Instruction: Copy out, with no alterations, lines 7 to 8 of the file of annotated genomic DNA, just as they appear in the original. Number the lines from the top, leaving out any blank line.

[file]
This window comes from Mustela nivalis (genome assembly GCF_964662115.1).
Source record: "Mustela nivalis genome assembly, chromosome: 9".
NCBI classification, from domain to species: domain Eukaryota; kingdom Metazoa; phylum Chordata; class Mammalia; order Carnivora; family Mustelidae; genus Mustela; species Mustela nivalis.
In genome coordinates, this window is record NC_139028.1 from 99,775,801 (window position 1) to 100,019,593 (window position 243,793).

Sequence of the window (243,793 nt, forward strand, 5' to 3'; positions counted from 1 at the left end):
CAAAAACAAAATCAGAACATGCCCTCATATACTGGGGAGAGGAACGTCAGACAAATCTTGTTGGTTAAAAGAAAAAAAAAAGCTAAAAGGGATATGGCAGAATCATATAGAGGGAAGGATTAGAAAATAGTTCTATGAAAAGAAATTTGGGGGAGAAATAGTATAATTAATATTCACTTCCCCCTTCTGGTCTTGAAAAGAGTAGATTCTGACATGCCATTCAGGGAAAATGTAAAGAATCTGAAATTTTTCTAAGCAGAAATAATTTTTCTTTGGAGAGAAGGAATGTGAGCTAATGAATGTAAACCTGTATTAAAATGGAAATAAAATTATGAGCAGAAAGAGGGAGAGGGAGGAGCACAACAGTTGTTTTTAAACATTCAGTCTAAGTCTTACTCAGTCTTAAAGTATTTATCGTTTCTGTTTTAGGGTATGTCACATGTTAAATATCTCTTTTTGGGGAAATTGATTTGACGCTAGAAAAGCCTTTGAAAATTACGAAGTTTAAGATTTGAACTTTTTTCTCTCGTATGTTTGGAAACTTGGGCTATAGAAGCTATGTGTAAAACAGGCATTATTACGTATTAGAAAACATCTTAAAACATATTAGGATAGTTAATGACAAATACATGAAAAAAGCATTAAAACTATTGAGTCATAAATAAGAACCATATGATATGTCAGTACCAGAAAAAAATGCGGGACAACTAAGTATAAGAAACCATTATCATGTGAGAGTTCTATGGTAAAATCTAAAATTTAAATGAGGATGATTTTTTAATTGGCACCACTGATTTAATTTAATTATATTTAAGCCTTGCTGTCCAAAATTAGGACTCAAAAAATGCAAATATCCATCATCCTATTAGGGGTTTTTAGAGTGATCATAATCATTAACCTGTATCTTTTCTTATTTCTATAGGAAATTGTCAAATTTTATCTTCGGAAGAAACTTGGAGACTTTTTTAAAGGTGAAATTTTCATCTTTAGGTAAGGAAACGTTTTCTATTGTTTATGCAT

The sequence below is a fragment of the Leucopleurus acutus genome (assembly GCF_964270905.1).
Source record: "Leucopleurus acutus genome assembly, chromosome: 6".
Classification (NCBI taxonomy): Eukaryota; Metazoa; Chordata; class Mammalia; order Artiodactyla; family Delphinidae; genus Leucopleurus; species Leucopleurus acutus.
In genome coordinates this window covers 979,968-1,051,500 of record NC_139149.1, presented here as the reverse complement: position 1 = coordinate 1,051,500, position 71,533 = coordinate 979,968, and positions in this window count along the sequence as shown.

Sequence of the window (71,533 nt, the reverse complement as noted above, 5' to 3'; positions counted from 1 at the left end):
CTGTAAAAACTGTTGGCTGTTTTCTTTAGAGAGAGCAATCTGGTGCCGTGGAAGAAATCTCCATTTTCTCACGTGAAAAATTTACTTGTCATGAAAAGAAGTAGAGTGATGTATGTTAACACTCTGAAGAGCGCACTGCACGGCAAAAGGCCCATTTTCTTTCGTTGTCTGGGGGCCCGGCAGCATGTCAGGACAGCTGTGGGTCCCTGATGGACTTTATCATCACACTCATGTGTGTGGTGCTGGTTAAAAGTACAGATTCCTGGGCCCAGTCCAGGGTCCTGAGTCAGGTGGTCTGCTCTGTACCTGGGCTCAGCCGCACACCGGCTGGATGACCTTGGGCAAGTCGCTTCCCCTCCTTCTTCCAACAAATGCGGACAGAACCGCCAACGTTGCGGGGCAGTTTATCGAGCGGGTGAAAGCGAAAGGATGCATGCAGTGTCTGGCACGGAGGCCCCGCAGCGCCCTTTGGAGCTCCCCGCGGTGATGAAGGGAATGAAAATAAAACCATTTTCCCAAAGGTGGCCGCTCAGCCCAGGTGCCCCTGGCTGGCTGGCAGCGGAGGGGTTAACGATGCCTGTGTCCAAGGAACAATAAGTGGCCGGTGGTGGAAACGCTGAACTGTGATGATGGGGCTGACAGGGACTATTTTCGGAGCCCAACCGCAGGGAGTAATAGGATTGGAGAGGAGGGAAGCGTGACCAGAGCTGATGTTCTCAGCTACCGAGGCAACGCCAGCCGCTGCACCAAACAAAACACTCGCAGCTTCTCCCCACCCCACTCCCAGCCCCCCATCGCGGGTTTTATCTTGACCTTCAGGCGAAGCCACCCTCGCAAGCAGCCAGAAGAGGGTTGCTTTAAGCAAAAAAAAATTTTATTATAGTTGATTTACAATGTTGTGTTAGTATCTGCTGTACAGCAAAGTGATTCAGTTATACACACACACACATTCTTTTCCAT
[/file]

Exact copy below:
The sequence below is a fragment of the Leucopleurus acutus genome (assembly GCF_964270905.1).
Source record: "Leucopleurus acutus genome assembly, chromosome: 6".